3 ways to keep on top of pododermatitis in broilers

Optimising the shed environment is critical to containing pododermatitis, as Philip Clarke reports.

Reducing levels of pododermatitis in broiler flocks is all about avoiding the chemical reaction that causes it in the first place, namely the interaction between uric acid in faeces and water.

According to poultry vet Richard Jackson of the St David’s Poultry Team, there are three broad areas for farmers to focus on – the shed environment, bird nutrition and gut health, with the emphasis being very much on the first of these.

Shed environment

When it comes to optimising conditions inside the shed, drinker management is crucial, he says. “It goes without saying that if we get any drinkers that are leaking, they need to be repaired or replaced to cut the water going on to the floor.

Scoring podomermatitis (Swedish system)

0 – Very small surface lesions, slight discoloration in a limited area, no depression in skin

1 – Substantial discoloration, no damage to toes or skin, covers less than 50% of pad area

2 – Over 50% of pad area affected, damage to skin and/or toes, deep lesions

“We also have to watch for flow rates, as the more water you put through the system, the more will end up on the litter and the greater the chances of getting podo.”

But it is also important to ensure the birds get enough to drink, so broiler growers should invest in flow meters, to measure how much water is flowing through the nipple at regular intervals. “Don’t take it for granted that because you set your drinker lines up correctly, it will remain that way.”

Drinker height is also key, to minimise spillage. “It can be difficult if you get an uneven flock, as you have to keep the drinkers a bit lower for the smaller birds.”

Sheds with steep floors should have split drinker lines with pressure regulators, to ensure easy access. Having drip cups under drinkers also cuts pododermatitis levels.

“We also need to consider the heating system,” Mr Jackson advises. “If we’re burning gas and kerosene, we’re potentially putting moisture into the shed.”

Mr Jackson also recommends the use of data loggers, to keep an accurate record of humidity levels.

Pododermatitis action plan

  • Review the minimum ventilation plan
  • Review drinkers and pressures
  • Ensure good pre-heating
  • Score feet weekly
  • Use data loggers
  • Keep good records of top dressing
  • Water quality
  • Blood tests
  • Gut health scoring at 21 days

Pre-heating the shed prior to chick arrival is equally important when it comes to avoiding pododermatitis, ideally before the litter is even put down. “It’s really important that you have concrete temperatures of 28C and litter temperatures of 32-33C.”

As well as giving better chick start and gut development, it also helps reduce condensation caused by warm air hitting cold surfaces.

Getting the ventilation rate right is also important, to remove as much ammonia as possible. “For farmers that have had issues with podo, it’s always worth getting in a ventilation consultant to make sure that there has been no creeping in calibration of your systems,” says Mr Jackson.

Litter choice can also have an impact. Research has shown that wood shavings can absorb 50% more moisture than the same amount of straw, and is the better option from a pododermatitis perspective.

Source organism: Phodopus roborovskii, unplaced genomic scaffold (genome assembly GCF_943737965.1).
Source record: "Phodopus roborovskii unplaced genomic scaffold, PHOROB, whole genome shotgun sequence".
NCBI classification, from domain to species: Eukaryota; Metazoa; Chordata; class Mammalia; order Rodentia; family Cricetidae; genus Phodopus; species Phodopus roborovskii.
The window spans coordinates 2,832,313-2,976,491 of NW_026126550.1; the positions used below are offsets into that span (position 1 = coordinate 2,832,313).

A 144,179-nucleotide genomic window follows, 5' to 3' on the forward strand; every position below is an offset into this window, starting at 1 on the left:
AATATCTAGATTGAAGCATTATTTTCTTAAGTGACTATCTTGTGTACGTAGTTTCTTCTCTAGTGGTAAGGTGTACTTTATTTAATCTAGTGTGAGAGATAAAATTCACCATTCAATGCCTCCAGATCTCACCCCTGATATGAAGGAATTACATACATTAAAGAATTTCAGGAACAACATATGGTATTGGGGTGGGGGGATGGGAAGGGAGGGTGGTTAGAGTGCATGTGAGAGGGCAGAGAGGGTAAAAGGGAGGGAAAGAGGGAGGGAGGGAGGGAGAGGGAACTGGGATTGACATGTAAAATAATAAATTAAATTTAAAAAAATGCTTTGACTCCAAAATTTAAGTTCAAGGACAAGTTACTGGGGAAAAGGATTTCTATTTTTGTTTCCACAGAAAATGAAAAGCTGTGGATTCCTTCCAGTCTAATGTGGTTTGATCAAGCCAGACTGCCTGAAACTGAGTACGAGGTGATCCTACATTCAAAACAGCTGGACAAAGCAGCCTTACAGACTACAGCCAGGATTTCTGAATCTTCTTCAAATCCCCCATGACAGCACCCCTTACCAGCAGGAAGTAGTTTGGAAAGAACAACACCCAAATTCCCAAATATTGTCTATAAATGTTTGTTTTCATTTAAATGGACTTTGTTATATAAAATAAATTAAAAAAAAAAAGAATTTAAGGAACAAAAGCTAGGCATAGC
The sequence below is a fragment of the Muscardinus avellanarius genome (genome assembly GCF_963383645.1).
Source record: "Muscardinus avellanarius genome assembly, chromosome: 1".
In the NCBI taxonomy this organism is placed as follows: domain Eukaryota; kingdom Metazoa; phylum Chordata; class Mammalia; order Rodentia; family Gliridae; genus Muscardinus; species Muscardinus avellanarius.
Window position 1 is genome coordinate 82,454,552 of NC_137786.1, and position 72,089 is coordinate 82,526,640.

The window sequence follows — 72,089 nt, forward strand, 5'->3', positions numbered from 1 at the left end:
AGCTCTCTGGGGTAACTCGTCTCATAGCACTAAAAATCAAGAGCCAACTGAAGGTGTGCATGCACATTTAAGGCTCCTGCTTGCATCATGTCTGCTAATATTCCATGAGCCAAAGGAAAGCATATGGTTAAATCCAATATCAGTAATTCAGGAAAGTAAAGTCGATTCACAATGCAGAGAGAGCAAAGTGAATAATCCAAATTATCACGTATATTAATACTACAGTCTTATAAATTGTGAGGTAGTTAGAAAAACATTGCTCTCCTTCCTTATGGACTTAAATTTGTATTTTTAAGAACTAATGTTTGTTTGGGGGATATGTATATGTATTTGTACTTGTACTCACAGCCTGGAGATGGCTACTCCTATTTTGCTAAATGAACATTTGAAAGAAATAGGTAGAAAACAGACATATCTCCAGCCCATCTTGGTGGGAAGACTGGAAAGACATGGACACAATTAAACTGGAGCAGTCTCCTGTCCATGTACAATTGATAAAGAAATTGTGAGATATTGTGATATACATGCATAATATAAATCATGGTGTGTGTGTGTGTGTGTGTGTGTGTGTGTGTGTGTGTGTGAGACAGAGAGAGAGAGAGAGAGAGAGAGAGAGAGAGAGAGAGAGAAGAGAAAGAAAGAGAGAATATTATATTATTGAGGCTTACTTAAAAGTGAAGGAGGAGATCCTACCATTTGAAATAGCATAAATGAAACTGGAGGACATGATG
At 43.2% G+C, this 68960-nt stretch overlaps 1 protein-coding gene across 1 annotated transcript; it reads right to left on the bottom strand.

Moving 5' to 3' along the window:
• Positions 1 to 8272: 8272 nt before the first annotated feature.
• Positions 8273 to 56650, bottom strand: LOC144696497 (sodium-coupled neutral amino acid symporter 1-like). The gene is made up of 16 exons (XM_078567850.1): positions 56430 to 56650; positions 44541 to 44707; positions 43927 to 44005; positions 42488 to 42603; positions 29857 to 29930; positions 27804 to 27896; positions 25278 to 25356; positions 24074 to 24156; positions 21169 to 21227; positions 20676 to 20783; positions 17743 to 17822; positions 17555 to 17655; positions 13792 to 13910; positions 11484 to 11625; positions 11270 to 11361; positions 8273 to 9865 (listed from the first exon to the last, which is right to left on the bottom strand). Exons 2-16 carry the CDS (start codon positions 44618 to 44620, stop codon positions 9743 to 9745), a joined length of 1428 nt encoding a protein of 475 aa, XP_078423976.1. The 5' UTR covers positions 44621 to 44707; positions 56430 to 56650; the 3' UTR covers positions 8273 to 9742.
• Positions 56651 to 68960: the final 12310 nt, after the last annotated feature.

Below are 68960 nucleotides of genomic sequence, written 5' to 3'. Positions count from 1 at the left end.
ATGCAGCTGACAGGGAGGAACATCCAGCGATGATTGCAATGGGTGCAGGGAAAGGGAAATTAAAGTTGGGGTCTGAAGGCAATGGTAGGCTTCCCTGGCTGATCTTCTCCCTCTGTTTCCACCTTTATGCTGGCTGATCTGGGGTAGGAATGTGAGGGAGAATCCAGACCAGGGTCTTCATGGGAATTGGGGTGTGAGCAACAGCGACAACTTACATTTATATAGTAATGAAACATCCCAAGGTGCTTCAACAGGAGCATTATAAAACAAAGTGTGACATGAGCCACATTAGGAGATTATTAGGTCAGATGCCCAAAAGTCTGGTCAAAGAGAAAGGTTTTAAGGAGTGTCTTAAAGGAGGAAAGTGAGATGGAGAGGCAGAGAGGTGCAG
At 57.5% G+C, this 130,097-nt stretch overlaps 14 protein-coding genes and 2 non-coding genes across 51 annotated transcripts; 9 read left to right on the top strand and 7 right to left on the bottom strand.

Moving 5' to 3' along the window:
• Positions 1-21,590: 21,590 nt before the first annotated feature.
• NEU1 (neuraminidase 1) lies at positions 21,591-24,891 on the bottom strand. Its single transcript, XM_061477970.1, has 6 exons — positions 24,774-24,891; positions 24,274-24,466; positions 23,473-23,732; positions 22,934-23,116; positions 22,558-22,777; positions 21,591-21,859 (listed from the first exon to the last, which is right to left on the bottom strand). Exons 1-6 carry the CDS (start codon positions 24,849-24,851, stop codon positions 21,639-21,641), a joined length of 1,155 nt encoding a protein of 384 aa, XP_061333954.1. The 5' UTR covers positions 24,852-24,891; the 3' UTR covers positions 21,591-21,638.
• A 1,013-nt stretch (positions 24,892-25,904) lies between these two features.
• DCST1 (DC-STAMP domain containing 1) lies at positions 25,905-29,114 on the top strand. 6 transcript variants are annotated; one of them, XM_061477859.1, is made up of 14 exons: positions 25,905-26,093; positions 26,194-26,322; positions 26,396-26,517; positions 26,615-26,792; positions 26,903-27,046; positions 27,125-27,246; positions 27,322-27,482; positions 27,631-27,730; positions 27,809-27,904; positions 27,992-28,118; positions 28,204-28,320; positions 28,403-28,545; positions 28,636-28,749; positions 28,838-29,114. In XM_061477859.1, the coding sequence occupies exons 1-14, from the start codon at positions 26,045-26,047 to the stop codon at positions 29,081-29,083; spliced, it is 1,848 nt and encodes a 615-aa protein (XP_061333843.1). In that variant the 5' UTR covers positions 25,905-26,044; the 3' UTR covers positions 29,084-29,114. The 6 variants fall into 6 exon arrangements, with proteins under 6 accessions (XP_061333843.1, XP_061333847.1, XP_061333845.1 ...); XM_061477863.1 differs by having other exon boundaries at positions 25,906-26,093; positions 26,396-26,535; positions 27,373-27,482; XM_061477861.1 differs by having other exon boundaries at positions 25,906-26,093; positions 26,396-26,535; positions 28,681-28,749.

With litter depth, it is not necessarily the case that “more is best”. Anything over 4cm will just create a bigger barrier between the air and the concrete floor, potentially increasing condensation.

Mr Jackson also recommends lifting heavy guage chick paper after four or five days, as leaving it there can create an artificial cap, and so prevent the litter underneath from absorbing residual moisture.

The aim should be for litter to be 85-90% dry matter at the start, not to fall below 55% DM, even under the drinker lines, and without any crust.

Nutrition and gut health

From a nutritional point of view it is possible to try and reduce the level of uric acid that is a basic component in triggering pododermatitis.

“That might mean having less protein in the diet or more digestible protein. Or we can try and reduce the amount of water through lower levels of salt. And we can improve the skin integrity of the birds by adding zinc and botin.

“But we do have to remember the cost and availability of ingredients. For example, if we’re reducing protein intake levels, we may have an effect on bird growth rates.”

The link between gut health and pododermtitis is more circumstantial than causal.

“Most broilers, if they’re going to get digestive upsets, will get them around the three-week mark. But pododermatitis will have started already. Undoubtedly, poor gut health will make whatever podo is there already that bit worse, but it won’t have set the ball rolling.”

What is pododermatitis?

Problems of pododermatitis arise from the interaction between uric acid in faeces and water, which combine to form ammonia and CO2. Ventilation systems can remove some of the ammonia, but some will dissolve in the moisture and become an irritant to the footpad of the chicken.

The condition is important, both from a bird welfare perspective, and also because the Broiler Welfare Directive stipulates maximum acceptable levels. There is also a market consideration, as broiler feet are an important export product. And it can also affect bird performance.  

There are no viruses or bacteria associated with pododermatitis, so there are no medicines to control the condition. Once established, it will be with the birds until depletion.